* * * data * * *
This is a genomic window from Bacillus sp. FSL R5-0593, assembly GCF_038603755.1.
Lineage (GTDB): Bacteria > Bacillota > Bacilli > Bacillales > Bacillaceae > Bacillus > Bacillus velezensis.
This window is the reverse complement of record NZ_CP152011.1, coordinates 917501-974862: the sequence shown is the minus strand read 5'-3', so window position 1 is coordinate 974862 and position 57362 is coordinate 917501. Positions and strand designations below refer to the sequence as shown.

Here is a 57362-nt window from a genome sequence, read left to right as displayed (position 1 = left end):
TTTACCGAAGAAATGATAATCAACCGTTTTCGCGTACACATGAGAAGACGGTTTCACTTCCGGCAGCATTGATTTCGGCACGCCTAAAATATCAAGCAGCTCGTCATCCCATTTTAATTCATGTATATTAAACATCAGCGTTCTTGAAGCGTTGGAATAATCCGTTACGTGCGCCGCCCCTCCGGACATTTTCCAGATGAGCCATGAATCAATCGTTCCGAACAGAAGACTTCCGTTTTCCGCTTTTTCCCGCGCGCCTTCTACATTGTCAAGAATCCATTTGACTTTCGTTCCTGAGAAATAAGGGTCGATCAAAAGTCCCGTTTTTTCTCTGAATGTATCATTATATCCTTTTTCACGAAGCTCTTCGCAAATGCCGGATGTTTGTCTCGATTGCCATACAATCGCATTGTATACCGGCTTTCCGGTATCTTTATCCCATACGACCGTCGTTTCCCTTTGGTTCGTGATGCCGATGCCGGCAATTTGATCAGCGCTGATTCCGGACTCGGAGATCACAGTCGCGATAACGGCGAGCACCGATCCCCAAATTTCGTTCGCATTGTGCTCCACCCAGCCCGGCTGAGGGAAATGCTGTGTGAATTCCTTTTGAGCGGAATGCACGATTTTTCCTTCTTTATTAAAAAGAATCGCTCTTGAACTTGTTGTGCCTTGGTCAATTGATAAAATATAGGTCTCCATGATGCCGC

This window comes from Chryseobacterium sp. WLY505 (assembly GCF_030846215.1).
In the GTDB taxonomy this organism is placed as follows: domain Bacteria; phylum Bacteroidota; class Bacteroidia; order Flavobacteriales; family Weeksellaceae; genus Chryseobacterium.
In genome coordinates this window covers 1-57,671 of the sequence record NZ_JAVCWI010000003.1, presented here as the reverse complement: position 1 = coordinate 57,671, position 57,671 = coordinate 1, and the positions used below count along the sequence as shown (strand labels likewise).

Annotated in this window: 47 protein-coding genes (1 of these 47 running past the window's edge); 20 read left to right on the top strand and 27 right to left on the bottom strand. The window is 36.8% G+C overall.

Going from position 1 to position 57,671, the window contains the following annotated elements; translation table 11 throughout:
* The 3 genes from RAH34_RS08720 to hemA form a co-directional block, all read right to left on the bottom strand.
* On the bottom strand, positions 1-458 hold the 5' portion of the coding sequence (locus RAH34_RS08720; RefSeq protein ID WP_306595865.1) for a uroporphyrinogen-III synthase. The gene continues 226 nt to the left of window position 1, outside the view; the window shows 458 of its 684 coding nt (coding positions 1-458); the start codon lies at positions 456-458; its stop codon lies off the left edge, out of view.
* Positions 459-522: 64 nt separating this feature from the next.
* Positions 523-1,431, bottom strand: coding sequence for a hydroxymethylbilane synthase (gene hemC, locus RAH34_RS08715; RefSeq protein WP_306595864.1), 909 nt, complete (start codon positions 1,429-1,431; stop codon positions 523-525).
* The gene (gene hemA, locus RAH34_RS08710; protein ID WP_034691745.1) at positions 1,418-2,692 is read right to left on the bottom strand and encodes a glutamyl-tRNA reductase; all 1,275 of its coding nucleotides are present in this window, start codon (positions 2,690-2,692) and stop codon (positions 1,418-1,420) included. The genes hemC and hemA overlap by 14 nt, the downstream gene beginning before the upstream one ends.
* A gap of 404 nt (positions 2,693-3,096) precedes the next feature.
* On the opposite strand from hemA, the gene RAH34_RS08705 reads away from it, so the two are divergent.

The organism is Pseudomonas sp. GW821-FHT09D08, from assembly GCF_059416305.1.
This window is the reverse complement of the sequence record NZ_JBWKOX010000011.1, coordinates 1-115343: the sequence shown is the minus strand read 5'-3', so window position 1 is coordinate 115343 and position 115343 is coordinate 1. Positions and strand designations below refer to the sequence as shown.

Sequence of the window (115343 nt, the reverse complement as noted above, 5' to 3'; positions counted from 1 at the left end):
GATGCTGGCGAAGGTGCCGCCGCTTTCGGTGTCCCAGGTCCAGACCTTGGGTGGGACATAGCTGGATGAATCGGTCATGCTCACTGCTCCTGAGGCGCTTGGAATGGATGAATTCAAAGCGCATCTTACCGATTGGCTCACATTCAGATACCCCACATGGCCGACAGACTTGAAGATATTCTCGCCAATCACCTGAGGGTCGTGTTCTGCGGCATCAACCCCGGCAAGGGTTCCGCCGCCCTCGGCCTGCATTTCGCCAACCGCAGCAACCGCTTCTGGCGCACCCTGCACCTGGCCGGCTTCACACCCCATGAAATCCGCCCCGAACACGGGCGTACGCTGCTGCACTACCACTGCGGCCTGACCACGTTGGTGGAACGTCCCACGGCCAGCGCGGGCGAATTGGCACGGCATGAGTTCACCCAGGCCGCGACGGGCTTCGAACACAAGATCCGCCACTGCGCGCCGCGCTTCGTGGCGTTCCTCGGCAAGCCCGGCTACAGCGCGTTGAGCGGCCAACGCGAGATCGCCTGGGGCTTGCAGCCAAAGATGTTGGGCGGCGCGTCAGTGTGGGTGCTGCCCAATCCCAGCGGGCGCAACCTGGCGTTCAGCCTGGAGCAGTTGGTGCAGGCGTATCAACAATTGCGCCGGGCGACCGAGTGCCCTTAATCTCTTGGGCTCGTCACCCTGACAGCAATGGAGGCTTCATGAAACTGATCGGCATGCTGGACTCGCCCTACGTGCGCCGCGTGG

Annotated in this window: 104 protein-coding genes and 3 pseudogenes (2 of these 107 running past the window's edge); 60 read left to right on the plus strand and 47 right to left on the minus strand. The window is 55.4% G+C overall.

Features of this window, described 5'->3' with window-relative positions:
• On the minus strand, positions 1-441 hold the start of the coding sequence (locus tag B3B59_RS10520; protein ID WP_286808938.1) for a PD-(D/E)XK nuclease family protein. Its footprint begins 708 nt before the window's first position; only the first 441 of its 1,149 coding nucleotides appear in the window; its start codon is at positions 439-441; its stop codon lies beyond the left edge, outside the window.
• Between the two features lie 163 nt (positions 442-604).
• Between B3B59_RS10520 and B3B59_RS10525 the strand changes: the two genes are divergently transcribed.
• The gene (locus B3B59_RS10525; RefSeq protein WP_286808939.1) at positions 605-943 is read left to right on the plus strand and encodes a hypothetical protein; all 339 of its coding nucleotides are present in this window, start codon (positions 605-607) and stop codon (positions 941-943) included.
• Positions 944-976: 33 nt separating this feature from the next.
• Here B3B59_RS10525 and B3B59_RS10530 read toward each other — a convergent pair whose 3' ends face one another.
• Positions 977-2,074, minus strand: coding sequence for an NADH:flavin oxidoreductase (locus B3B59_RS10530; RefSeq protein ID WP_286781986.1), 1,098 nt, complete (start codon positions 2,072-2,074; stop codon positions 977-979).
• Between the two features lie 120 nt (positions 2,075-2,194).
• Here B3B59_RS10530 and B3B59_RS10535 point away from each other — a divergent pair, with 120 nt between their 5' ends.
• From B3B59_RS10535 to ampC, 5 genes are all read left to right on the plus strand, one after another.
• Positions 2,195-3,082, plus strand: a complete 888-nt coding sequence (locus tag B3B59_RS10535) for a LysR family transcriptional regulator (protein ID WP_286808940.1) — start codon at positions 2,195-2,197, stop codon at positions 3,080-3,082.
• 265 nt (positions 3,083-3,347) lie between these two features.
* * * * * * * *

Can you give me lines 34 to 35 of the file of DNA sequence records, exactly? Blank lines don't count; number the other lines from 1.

• Positions 2,195-3,082, plus strand: a complete 888-nt coding sequence (locus tag B3B59_RS10535) for a LysR family transcriptional regulator (protein ID WP_286808940.1) — start codon at positions 2,195-2,197, stop codon at positions 3,080-3,082.
• 265 nt (positions 3,083-3,347) lie between these two features.